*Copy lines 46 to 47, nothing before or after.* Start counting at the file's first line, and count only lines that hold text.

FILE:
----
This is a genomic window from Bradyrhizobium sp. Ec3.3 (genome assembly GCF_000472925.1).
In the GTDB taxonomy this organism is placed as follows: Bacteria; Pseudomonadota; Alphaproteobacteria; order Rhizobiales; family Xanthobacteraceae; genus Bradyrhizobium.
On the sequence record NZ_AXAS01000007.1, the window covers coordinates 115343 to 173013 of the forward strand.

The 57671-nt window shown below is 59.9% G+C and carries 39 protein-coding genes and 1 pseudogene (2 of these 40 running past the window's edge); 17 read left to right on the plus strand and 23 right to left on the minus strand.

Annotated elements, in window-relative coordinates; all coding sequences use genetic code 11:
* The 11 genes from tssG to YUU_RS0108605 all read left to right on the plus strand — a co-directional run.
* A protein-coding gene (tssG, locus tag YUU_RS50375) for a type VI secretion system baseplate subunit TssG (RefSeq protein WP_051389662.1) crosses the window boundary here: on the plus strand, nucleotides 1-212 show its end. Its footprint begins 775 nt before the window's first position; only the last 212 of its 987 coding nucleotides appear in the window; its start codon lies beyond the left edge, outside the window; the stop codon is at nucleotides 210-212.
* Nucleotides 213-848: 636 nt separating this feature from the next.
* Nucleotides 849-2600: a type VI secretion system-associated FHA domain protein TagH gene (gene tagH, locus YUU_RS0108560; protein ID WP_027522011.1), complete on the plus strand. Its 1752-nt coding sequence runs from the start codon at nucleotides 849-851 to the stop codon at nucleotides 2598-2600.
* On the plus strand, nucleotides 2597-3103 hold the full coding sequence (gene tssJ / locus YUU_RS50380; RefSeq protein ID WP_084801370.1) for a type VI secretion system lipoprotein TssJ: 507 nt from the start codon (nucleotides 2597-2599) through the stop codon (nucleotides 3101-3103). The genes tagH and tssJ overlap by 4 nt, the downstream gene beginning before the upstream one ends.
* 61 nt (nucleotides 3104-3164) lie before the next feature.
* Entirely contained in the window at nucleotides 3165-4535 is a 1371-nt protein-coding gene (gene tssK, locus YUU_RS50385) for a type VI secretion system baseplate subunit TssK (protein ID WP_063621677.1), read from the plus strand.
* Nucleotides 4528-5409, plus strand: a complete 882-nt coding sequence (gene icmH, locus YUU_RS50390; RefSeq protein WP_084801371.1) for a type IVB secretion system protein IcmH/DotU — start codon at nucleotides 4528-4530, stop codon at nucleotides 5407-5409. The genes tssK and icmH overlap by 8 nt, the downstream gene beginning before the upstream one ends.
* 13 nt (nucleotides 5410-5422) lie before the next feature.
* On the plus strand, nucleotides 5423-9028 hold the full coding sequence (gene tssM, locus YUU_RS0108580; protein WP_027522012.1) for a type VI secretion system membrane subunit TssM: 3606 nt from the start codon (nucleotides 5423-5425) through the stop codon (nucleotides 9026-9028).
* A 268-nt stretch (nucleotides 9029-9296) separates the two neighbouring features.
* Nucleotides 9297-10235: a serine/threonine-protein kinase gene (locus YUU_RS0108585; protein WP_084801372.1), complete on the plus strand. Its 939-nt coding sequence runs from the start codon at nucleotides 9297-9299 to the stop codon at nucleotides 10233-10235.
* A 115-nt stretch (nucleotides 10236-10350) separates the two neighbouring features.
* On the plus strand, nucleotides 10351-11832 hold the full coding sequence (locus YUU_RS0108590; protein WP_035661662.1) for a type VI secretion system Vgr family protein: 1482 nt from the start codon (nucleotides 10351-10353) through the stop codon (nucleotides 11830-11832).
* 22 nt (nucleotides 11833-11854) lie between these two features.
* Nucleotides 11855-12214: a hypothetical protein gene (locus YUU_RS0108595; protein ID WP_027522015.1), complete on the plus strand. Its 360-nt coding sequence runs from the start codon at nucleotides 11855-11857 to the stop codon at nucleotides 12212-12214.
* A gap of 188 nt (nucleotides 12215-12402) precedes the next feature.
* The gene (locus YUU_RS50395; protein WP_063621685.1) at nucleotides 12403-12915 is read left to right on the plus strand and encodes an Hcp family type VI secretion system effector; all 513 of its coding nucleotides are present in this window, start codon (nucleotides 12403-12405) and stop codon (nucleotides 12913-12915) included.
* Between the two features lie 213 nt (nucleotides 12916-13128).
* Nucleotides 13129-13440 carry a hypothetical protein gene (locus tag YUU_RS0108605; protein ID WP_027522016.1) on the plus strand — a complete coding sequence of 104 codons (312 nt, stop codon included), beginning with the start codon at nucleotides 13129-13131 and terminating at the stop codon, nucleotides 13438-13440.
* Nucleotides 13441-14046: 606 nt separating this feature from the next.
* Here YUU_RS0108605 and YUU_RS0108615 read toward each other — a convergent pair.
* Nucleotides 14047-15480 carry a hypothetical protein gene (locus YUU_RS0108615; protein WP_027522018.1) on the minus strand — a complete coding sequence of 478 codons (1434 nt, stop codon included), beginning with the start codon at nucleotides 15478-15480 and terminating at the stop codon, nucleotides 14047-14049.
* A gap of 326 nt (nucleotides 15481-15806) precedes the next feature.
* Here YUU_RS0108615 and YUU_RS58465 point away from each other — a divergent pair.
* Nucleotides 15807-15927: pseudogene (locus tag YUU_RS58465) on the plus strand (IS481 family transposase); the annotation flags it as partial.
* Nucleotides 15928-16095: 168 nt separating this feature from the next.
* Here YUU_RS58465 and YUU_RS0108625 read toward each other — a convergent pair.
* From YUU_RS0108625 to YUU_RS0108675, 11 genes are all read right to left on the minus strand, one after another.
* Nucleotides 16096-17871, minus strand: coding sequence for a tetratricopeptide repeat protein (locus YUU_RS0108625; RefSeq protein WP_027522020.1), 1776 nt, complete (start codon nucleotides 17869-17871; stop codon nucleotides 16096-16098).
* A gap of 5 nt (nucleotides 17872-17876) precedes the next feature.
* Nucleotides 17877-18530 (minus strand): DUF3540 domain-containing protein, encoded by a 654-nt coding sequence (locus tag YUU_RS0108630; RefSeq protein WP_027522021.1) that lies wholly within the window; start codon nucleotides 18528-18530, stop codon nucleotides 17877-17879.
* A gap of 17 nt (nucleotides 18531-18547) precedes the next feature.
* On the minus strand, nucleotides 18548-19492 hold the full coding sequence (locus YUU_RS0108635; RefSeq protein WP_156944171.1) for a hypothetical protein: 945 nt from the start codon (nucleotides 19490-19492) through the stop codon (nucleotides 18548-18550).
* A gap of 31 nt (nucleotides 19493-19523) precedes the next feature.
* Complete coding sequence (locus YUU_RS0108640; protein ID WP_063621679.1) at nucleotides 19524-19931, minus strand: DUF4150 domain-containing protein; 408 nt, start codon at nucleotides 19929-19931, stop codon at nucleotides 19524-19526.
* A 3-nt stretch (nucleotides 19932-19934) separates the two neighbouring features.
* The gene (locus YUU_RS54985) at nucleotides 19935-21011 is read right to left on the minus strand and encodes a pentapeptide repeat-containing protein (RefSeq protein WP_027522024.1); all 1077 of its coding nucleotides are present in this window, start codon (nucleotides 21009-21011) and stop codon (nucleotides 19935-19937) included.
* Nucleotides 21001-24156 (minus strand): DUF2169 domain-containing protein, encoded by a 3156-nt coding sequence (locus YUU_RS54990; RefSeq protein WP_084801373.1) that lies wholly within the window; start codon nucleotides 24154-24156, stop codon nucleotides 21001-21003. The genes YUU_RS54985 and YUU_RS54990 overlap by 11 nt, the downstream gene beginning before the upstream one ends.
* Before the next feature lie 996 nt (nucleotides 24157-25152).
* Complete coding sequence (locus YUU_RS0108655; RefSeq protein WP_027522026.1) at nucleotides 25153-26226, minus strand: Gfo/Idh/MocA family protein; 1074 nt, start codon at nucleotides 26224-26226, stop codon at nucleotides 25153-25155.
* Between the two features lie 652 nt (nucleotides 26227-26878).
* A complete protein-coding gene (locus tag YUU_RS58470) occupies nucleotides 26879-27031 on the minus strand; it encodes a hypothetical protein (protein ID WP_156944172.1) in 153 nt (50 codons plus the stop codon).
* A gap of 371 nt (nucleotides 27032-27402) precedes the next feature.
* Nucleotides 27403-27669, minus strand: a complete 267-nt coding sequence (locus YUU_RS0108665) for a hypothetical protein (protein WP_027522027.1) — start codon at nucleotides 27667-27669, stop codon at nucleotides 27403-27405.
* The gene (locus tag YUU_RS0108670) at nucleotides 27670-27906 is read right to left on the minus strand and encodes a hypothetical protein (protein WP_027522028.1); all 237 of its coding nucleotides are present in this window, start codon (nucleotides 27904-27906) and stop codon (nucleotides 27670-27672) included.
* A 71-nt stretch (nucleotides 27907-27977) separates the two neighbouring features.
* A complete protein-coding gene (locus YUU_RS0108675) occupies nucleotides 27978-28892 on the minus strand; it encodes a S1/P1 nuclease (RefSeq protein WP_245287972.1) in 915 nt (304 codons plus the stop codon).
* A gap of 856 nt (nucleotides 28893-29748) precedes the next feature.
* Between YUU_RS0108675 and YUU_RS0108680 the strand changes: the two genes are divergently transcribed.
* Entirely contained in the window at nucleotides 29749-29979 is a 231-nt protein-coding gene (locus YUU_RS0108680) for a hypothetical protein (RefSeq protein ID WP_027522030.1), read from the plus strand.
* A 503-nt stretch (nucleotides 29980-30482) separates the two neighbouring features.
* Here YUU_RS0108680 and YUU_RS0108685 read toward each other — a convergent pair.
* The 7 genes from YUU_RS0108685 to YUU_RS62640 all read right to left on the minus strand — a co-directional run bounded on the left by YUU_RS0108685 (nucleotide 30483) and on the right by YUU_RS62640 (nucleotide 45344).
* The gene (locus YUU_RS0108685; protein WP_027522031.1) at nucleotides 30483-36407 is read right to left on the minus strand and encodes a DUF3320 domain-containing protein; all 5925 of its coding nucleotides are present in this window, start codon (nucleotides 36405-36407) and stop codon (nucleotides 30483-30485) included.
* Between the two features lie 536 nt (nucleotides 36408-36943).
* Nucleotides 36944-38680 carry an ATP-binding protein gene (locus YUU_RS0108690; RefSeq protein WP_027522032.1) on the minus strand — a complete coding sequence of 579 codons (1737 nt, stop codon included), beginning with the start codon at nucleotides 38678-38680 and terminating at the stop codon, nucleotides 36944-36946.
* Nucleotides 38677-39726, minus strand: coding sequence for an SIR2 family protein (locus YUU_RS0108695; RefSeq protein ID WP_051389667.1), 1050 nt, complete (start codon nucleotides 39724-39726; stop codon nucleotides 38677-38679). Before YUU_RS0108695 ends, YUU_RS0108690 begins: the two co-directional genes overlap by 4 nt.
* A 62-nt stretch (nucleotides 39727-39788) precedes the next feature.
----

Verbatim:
* Complete coding sequence (locus YUU_RS0108655; RefSeq protein WP_027522026.1) at nucleotides 25153-26226, minus strand: Gfo/Idh/MocA family protein; 1074 nt, start codon at nucleotides 26224-26226, stop codon at nucleotides 25153-25155.
* Between the two features lie 652 nt (nucleotides 26227-26878).